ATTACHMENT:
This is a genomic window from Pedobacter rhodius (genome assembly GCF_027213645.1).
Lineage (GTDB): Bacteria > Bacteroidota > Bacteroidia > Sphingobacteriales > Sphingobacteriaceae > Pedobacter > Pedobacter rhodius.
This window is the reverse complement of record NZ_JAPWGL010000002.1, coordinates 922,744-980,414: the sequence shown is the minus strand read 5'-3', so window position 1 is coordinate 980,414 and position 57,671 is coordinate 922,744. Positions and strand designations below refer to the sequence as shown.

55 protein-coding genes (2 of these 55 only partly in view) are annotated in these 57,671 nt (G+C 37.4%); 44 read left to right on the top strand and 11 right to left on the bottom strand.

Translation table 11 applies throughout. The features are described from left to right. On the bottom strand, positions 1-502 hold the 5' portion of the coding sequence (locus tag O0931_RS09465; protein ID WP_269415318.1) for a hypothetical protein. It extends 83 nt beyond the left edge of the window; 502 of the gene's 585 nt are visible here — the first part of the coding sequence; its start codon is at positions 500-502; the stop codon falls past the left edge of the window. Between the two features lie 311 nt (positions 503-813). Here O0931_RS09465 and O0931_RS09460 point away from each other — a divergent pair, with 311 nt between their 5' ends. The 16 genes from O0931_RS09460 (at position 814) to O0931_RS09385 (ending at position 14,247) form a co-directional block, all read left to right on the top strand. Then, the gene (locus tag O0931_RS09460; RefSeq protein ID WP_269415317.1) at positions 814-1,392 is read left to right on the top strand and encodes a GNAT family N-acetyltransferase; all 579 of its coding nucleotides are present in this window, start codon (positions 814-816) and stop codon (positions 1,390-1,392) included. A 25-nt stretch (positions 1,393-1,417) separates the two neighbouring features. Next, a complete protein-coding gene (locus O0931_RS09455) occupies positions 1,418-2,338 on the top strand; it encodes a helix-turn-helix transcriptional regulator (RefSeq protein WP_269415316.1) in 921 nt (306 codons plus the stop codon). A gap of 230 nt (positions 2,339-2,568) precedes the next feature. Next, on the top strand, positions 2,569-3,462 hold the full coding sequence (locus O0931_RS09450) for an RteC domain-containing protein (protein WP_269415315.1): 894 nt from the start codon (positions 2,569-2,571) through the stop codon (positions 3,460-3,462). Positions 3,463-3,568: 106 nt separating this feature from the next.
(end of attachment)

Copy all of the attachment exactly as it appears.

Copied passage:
This is a genomic window from Pedobacter rhodius (genome assembly GCF_027213645.1).
Lineage (GTDB): Bacteria > Bacteroidota > Bacteroidia > Sphingobacteriales > Sphingobacteriaceae > Pedobacter > Pedobacter rhodius.
This window is the reverse complement of record NZ_JAPWGL010000002.1, coordinates 922,744-980,414: the sequence shown is the minus strand read 5'-3', so window position 1 is coordinate 980,414 and position 57,671 is coordinate 922,744. Positions and strand designations below refer to the sequence as shown.

55 protein-coding genes (2 of these 55 only partly in view) are annotated in these 57,671 nt (G+C 37.4%); 44 read left to right on the top strand and 11 right to left on the bottom strand.

Translation table 11 applies throughout. The features are described from left to right. On the bottom strand, positions 1-502 hold the 5' portion of the coding sequence (locus tag O0931_RS09465; protein ID WP_269415318.1) for a hypothetical protein. It extends 83 nt beyond the left edge of the window; 502 of the gene's 585 nt are visible here — the first part of the coding sequence; its start codon is at positions 500-502; the stop codon falls past the left edge of the window. Between the two features lie 311 nt (positions 503-813). Here O0931_RS09465 and O0931_RS09460 point away from each other — a divergent pair, with 311 nt between their 5' ends. The 16 genes from O0931_RS09460 (at position 814) to O0931_RS09385 (ending at position 14,247) form a co-directional block, all read left to right on the top strand. Then, the gene (locus tag O0931_RS09460; RefSeq protein ID WP_269415317.1) at positions 814-1,392 is read left to right on the top strand and encodes a GNAT family N-acetyltransferase; all 579 of its coding nucleotides are present in this window, start codon (positions 814-816) and stop codon (positions 1,390-1,392) included. A 25-nt stretch (positions 1,393-1,417) separates the two neighbouring features. Next, a complete protein-coding gene (locus O0931_RS09455) occupies positions 1,418-2,338 on the top strand; it encodes a helix-turn-helix transcriptional regulator (RefSeq protein WP_269415316.1) in 921 nt (306 codons plus the stop codon). A gap of 230 nt (positions 2,339-2,568) precedes the next feature. Next, on the top strand, positions 2,569-3,462 hold the full coding sequence (locus O0931_RS09450) for an RteC domain-containing protein (protein WP_269415315.1): 894 nt from the start codon (positions 2,569-2,571) through the stop codon (positions 3,460-3,462). Positions 3,463-3,568: 106 nt separating this feature from the next.